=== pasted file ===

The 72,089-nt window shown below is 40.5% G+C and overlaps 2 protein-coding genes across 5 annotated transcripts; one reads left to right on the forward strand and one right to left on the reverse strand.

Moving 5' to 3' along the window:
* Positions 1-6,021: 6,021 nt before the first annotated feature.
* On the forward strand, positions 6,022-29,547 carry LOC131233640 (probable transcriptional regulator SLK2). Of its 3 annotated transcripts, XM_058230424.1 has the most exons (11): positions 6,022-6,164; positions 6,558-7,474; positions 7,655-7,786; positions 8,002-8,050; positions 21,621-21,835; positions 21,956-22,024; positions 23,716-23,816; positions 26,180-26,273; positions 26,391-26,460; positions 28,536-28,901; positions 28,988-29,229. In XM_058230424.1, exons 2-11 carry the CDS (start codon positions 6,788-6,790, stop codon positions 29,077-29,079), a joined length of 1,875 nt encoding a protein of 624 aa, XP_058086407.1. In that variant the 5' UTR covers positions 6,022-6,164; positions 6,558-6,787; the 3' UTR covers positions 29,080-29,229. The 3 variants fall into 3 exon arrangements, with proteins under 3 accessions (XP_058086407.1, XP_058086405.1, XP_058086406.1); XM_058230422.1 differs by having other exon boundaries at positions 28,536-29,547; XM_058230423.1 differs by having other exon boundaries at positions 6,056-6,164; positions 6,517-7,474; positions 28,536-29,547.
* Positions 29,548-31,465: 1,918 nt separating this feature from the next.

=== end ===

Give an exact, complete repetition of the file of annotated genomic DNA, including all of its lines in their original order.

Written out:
The 72,089-nt window shown below is 40.5% G+C and overlaps 2 protein-coding genes across 5 annotated transcripts; one reads left to right on the forward strand and one right to left on the reverse strand.

Moving 5' to 3' along the window:
* Positions 1-6,021: 6,021 nt before the first annotated feature.
* On the forward strand, positions 6,022-29,547 carry LOC131233640 (probable transcriptional regulator SLK2). Of its 3 annotated transcripts, XM_058230424.1 has the most exons (11): positions 6,022-6,164; positions 6,558-7,474; positions 7,655-7,786; positions 8,002-8,050; positions 21,621-21,835; positions 21,956-22,024; positions 23,716-23,816; positions 26,180-26,273; positions 26,391-26,460; positions 28,536-28,901; positions 28,988-29,229. In XM_058230424.1, exons 2-11 carry the CDS (start codon positions 6,788-6,790, stop codon positions 29,077-29,079), a joined length of 1,875 nt encoding a protein of 624 aa, XP_058086407.1. In that variant the 5' UTR covers positions 6,022-6,164; positions 6,558-6,787; the 3' UTR covers positions 29,080-29,229. The 3 variants fall into 3 exon arrangements, with proteins under 3 accessions (XP_058086407.1, XP_058086405.1, XP_058086406.1); XM_058230422.1 differs by having other exon boundaries at positions 28,536-29,547; XM_058230423.1 differs by having other exon boundaries at positions 6,056-6,164; positions 6,517-7,474; positions 28,536-29,547.
* Positions 29,548-31,465: 1,918 nt separating this feature from the next.